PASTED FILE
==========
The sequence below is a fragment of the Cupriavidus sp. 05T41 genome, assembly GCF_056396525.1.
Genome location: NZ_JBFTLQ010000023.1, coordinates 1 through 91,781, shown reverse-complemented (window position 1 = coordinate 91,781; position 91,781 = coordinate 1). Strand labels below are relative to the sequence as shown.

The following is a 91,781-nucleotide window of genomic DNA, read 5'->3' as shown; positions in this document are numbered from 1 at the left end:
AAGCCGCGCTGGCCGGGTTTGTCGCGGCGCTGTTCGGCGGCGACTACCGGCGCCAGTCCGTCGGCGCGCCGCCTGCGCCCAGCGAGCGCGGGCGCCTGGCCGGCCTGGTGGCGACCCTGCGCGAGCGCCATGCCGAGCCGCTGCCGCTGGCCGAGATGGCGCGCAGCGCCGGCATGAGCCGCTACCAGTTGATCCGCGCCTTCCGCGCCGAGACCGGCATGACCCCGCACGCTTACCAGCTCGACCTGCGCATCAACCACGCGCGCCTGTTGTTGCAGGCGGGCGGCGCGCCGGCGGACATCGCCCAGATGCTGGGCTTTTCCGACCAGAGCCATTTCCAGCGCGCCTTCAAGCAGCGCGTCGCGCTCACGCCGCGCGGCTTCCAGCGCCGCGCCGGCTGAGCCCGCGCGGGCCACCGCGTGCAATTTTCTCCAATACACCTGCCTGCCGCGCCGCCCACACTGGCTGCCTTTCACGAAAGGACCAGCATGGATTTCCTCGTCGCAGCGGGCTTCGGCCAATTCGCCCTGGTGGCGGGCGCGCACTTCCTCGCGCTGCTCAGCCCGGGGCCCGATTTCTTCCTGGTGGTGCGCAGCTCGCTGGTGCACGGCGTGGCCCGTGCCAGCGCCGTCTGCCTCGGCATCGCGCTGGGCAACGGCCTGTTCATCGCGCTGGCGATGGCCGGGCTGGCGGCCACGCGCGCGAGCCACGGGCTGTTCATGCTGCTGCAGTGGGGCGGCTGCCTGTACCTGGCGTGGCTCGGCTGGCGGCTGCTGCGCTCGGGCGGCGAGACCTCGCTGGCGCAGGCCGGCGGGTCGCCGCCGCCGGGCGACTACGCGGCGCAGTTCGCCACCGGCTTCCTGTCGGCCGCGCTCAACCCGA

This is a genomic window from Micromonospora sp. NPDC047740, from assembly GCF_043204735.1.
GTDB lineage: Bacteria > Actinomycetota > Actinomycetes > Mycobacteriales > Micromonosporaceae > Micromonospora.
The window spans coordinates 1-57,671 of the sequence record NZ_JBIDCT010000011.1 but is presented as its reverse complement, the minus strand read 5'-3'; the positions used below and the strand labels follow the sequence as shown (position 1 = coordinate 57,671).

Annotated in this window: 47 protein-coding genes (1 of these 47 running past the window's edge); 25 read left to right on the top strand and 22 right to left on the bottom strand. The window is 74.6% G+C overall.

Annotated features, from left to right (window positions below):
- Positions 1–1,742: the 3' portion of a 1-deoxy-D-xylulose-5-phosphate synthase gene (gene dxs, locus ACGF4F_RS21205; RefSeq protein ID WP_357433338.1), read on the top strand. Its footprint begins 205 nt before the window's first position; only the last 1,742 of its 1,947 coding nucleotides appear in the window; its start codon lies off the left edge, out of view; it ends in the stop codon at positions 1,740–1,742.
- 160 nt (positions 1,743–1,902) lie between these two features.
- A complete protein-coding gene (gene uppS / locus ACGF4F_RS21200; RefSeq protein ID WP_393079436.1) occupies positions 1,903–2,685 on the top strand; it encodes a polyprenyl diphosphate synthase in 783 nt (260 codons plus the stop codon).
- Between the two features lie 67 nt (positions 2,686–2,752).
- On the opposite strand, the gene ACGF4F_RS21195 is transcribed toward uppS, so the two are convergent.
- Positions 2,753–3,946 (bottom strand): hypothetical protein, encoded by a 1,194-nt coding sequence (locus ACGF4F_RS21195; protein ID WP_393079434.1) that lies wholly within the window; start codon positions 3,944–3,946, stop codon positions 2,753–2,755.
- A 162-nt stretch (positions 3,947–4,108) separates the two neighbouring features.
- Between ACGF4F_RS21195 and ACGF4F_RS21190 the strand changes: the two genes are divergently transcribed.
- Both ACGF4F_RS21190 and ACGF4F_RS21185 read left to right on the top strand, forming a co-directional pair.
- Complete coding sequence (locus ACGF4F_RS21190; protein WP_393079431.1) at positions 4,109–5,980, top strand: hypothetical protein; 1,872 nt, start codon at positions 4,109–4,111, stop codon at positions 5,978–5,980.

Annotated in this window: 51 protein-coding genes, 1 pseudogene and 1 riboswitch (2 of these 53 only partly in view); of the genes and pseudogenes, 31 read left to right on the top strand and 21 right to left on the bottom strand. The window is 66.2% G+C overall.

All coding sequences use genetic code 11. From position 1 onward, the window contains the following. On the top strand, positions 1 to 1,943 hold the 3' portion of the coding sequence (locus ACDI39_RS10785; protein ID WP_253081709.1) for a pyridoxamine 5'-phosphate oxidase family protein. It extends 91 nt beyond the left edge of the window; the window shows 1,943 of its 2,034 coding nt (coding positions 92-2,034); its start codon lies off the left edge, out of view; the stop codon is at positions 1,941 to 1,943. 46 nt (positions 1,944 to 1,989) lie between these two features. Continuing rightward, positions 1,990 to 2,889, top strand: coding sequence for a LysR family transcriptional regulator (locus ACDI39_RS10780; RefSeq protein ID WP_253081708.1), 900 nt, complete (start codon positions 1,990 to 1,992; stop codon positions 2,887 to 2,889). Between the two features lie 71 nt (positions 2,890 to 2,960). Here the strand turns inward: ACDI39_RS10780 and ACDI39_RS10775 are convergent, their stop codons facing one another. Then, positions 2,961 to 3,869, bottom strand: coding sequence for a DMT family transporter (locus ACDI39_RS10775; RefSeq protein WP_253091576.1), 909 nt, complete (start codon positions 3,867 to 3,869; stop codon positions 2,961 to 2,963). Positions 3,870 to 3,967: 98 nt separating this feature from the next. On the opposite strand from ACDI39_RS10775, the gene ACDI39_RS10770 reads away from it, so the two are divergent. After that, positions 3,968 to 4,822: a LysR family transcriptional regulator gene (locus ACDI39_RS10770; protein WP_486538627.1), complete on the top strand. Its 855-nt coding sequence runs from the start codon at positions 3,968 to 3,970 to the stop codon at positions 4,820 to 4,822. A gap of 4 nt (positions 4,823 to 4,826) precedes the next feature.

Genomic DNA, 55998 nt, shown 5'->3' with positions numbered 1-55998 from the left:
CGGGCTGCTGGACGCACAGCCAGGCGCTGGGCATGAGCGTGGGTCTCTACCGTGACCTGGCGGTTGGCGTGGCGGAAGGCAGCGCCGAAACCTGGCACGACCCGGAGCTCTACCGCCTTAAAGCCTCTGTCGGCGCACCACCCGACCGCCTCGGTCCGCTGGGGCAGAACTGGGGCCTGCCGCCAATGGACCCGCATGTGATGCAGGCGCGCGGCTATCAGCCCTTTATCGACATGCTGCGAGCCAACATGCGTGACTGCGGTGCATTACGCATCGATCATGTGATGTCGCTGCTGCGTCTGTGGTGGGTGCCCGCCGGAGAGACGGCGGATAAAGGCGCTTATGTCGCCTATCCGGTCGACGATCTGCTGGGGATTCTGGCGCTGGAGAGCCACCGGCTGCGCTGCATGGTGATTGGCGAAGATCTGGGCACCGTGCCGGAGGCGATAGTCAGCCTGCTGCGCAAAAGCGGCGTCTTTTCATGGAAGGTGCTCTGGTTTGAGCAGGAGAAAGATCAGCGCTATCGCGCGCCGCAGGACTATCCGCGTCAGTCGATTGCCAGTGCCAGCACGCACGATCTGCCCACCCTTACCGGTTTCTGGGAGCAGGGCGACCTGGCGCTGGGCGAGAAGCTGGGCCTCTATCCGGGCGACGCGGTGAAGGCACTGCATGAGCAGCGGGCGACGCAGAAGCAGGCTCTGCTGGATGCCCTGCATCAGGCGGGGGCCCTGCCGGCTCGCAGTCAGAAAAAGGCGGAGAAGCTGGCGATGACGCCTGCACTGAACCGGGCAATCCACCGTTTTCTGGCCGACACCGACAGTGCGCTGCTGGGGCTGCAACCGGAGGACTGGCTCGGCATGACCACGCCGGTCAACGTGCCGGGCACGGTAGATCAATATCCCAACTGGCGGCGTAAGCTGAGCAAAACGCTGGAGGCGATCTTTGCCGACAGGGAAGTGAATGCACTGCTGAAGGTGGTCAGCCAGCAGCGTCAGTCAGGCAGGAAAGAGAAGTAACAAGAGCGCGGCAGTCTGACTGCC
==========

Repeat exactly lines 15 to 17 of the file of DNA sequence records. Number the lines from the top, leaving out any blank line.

- Positions 2,753–3,946 (bottom strand): hypothetical protein, encoded by a 1,194-nt coding sequence (locus ACGF4F_RS21195; protein ID WP_393079434.1) that lies wholly within the window; start codon positions 3,944–3,946, stop codon positions 2,753–2,755.
- A 162-nt stretch (positions 3,947–4,108) separates the two neighbouring features.
- Between ACGF4F_RS21195 and ACGF4F_RS21190 the strand changes: the two genes are divergently transcribed.